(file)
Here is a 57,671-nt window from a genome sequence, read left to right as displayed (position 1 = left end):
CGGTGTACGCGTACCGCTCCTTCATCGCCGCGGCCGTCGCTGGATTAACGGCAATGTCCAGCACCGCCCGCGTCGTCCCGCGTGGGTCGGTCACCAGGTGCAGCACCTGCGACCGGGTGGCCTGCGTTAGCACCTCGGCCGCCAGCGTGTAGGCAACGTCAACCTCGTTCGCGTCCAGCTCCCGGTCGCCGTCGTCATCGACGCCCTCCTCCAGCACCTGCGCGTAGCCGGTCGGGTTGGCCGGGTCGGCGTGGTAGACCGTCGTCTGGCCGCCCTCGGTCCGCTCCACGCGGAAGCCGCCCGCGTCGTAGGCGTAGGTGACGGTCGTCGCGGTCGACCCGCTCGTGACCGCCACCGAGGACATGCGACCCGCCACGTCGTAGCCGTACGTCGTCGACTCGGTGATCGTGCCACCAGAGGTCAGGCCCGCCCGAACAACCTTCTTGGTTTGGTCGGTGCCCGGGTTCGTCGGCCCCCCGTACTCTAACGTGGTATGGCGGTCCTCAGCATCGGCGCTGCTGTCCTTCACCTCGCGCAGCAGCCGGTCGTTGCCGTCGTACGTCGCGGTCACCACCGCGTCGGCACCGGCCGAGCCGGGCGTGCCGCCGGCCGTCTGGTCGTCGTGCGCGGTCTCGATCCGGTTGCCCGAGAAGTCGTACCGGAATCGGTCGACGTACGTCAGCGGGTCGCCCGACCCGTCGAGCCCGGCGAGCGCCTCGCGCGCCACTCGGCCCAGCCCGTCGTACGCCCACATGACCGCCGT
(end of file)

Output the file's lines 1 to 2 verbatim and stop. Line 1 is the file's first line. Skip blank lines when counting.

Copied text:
Here is a 57,671-nt window from a genome sequence, read left to right as displayed (position 1 = left end):
CGGTGTACGCGTACCGCTCCTTCATCGCCGCGGCCGTCGCTGGATTAACGGCAATGTCCAGCACCGCCCGCGTCGTCCCGCGTGGGTCGGTCACCAGGTGCAGCACCTGCGACCGGGTGGCCTGCGTTAGCACCTCGGCCGCCAGCGTGTAGGCAACGTCAACCTCGTTCGCGTCCAGCTCCCGGTCGCCGTCGTCATCGACGCCCTCCTCCAGCACCTGCGCGTAGCCGGTCGGGTTGGCCGGGTCGGCGTGGTAGACCGTCGTCTGGCCGCCCTCGGTCCGCTCCACGCGGAAGCCGCCCGCGTCGTAGGCGTAGGTGACGGTCGTCGCGGTCGACCCGCTCGTGACCGCCACCGAGGACATGCGACCCGCCACGTCGTAGCCGTACGTCGTCGACTCGGTGATCGTGCCACCAGAGGTCAGGCCCGCCCGAACAACCTTCTTGGTTTGGTCGGTGCCCGGGTTCGTCGGCCCCCCGTACTCTAACGTGGTATGGCGGTCCTCAGCATCGGCGCTGCTGTCCTTCACCTCGCGCAGCAGCCGGTCGTTGCCGTCGTACGTCGCGGTCACCACCGCGTCGGCACCGGCCGAGCCGGGCGTGCCGCCGGCCGTCTGGTCGTCGTGCGCGGTCTCGATCCGGTTGCCCGAGAAGTCGTACCGGAATCGGTCGACGTACGTCAGCGGGTCGCCCGACCCGTCGAGCCCGGCGAGCGCCTCGCGCGCCACTCGGCCCAGCCCGTCGTACGCCCACATGACCGCCGT